Out West Arts: Performance at the end of the world

Opera, music, theater, and art in Los Angeles and beyond

Get Your Rocks Off

July 07, 2008

Alan Cummings and cast of The Bacchae
Photo : Richard Campbell/Natl. Theater of Scotland

Did I mention that I got to see Alan Cumming's naked ass this weekend? I know that generally speaking, this may not be an unusual sight for New Yorkers, but it was new to me. Inspiring as it may have been, it pales in comparison to the many other charms of the theatrical event in which it occurred – the Lincoln Center Festival’s current run of Euripides’ The Bacchae. The production, imported intact from the National Theater of Scotland, stars Cumming at his puckish best as Dionysus, here envisioned as a sort of rock and roll star. While he may not have performed “Kashmir,” he got more than a few chances to perform songs from a variety of American popular music idioms with his own back up chorus, The Bacchae. His is a ferocious performance, all sly and leering in his golden kilt and vest with long black curls framing his face. Here he plays a petulant and easily insulted deity in search of revenge against those humans he feels have ignored him and continue to do so. Along the way he brazenly helps Pentheus, played here by Cal MacAninch, get in touch with his feminine side in a manner that highlights all of the camp elements implicit in the story to a modern eye.

The energy throughout this production is full throttle and never backs down until the final scene when Pentheus is dead, a god has his vengeance, and it’s all over but the shouting. At this point Agave, played by Paola Dionisotti and Cadmus, played by Ewan Hooper, give rather moving performances as they begin to realize it's all fun and games until someone puts an eye out. As with the National Theater of Scotland’s last touring production to be seen here in the United States, the much overrated Black Watch, John Tiffany's direction of a new adaptation from David Greig of the Euripides classic is strongest in its visual elements and style. The colors are kept simple, and visual special effects pack a lot of punch with seemingly small gestures. Flowers dart from above planting themselves at Semele’s grave, Pentheus’ castle burns down with the walls of the set itself bursting into flames, and the red gowned chorus glides through choreography that is both fervently energetic and often beautiful. Dionysus delivers his final tirade against his doubters in front of a bank of megawatt lights pointed directly at the audience. He’s one angry dude that proves all play and no work is also a state not to be tampered with.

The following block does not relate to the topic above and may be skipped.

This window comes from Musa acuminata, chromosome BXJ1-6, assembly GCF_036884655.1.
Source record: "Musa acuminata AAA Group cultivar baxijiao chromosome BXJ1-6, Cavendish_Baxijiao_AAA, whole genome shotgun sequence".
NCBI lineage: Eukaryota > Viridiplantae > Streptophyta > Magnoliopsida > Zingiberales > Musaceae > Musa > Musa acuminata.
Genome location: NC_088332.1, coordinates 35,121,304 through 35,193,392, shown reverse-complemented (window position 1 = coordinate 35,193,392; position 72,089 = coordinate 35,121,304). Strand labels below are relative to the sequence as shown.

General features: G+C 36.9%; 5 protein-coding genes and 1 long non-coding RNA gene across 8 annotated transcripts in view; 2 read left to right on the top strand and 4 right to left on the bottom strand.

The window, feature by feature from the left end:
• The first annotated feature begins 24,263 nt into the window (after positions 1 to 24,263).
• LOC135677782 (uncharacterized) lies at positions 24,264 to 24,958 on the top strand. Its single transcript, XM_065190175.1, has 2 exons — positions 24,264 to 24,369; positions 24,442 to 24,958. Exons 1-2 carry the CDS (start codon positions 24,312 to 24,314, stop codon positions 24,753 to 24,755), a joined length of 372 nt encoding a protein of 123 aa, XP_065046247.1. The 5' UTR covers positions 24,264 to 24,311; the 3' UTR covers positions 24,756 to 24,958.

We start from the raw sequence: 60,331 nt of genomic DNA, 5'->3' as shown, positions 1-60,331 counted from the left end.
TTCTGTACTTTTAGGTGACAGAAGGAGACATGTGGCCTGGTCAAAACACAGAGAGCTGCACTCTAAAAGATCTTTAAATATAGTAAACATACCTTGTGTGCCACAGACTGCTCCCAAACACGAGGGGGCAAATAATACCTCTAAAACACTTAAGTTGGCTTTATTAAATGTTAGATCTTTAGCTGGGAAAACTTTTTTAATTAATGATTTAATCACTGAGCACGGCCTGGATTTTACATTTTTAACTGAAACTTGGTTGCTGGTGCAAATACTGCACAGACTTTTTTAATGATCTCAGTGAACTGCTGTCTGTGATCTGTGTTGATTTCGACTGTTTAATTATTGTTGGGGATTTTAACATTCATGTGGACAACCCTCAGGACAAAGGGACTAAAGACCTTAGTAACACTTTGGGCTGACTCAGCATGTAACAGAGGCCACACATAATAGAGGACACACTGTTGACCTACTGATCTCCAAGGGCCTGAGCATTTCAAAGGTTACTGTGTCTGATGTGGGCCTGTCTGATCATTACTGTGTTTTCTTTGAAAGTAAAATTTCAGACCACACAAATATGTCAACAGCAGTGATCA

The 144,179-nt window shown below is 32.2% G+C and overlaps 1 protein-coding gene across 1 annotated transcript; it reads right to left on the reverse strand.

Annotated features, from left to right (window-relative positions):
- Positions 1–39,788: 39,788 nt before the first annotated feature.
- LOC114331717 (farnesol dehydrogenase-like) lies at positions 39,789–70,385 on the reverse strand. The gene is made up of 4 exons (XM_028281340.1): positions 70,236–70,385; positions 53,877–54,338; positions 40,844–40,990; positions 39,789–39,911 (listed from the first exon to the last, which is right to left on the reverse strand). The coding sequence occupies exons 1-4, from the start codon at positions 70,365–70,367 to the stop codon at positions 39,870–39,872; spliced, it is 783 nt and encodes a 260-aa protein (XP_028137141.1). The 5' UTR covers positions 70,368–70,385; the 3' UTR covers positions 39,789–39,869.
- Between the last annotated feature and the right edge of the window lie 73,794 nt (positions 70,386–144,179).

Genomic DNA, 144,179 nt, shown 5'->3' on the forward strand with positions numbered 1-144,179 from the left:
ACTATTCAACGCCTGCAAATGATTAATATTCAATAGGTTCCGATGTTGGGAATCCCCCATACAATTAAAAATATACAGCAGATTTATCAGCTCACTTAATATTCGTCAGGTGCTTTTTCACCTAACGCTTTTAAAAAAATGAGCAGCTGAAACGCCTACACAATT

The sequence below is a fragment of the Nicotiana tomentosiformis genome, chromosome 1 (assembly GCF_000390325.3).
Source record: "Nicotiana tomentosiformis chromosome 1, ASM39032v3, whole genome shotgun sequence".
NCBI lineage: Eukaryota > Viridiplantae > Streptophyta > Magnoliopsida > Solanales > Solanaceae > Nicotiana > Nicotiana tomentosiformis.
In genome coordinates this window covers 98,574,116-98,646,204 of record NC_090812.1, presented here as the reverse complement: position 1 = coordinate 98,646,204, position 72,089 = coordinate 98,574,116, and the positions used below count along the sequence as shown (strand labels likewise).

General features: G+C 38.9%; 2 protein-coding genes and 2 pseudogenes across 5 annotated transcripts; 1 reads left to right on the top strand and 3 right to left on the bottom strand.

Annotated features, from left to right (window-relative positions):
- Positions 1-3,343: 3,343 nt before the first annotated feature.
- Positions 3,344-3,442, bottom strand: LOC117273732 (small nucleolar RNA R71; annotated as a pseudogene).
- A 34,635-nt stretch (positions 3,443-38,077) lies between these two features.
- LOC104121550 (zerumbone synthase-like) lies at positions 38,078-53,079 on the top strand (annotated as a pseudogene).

If I have any criticism, it’s that this is not the most psychologically minded Bacchae you’ll see. Certainly there is plenty to ponder about insults to the ego of a god, and how childhood tragedy gets carried around for years to come. But, the humans here are hollow and simple. Just last year, Frédérique Michel offered a much more compelling portrait of Pentheus and his family in Charles L Mee’s take on Euripides' play staged in Santa Monica for City Garage. Mee's Pentheus’ is at the center of the play where his own discomfort with a desiring self leads to the downfall of everyone around him, while the gods act in the background, a blank slate for the humans to project themselves upon. The National Theater of Scotland group has a rocking good time in a very attractive package, but the engagement is elsewhere.

This production of The Bacchae takes place at the Rose Theater, one of the stages that make up the Jazz at Lincoln Center space in Columbus Circle. Although Saturday’s matinée was not at capacity, the audience reaction was quite enthusiastic. It’s a solid and very attractive production well worth seeing. There are performances through the end of this week.

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